The analysis in this brief is based on the Lebanese Official Gazette, the official journal of the Lebanese government that publishes all legislative texts enacted by any governmental body.10 Subdivided into 34 major topic categories, the data set includes, for example, all laws enacted by the parliament, decrees by the Council of Ministers, or resolutions by the ministries. Analyzing political agendas with data on legislation matters for two reasons. First, a standardized coding scheme to categorize the legislation makes the agenda comparable over time across topics and institutional origins, such as a parliament, Council of Ministers, or ministries.11 Second, legislation reflects the outcome of a successful bargaining process over political exchanges,12 which goes beyond mere announcements of reform priorities in, for example, executive speeches. Legislation data thereby enables an unbiased, holistic view on legislative activity for political analysis. Since the data is comprehensive rather than selective (i.e., the entirety of legislation is analyzed), this approach allows for an overall reflection of political legislative priorities.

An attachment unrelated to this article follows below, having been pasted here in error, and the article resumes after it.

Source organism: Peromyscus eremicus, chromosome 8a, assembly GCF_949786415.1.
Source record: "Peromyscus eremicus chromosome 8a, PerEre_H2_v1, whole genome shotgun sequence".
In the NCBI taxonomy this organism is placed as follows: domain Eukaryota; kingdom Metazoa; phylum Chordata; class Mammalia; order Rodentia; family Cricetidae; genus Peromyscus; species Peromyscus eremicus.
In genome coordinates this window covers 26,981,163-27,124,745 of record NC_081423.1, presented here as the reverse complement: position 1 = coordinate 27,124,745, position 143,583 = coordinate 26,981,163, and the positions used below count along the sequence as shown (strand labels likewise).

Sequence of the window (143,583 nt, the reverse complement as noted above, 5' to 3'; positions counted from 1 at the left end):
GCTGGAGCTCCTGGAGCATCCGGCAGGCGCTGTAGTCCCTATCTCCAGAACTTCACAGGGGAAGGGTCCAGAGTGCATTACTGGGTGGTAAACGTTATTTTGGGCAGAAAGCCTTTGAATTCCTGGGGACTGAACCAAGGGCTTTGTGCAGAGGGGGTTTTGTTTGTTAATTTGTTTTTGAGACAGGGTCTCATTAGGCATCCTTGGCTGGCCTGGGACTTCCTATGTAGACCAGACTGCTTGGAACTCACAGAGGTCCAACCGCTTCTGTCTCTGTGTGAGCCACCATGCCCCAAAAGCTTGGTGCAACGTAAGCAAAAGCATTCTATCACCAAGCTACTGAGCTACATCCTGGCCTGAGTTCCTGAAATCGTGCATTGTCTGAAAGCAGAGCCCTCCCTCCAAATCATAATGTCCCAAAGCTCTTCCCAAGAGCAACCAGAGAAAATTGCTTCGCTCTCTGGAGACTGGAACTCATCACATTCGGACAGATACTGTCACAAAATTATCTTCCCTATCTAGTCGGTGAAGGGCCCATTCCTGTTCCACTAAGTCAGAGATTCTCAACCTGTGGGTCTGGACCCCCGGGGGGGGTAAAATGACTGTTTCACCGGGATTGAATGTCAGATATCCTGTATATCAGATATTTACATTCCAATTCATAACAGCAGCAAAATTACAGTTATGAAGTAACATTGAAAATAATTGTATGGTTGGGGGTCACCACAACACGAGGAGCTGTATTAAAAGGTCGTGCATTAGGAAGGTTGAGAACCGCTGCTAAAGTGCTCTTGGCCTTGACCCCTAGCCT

Evolution of the Political Agenda
Among the most pressing and salient issues Lebanese legislators had to deal with in recent decades were the consequences of the Lebanese Civil War (1975 to 1989). Legislative activity severely plunged in the latter years of the crisis and almost came to a standstill in 1989, when only 24 legislative texts were published.
Figure 1 — Types of Lebanese Legislation Passed (1990–2016)
Figure 1 shows that in the period after 1990, legislative activity increased markedly, a trend that is highly correlated with various measures of state capacity.13 This increase reached a local maximum in 2007 (690 legislative texts published) and a global maximum in 2016 (912 legislative texts published). Parliamentary activity, however, does not follow this pattern after 2000, and the number of laws parliament ratified experienced a marked decline. On average, parliament ratifies as many laws today as it did at the end of the civil war in the early 1990s.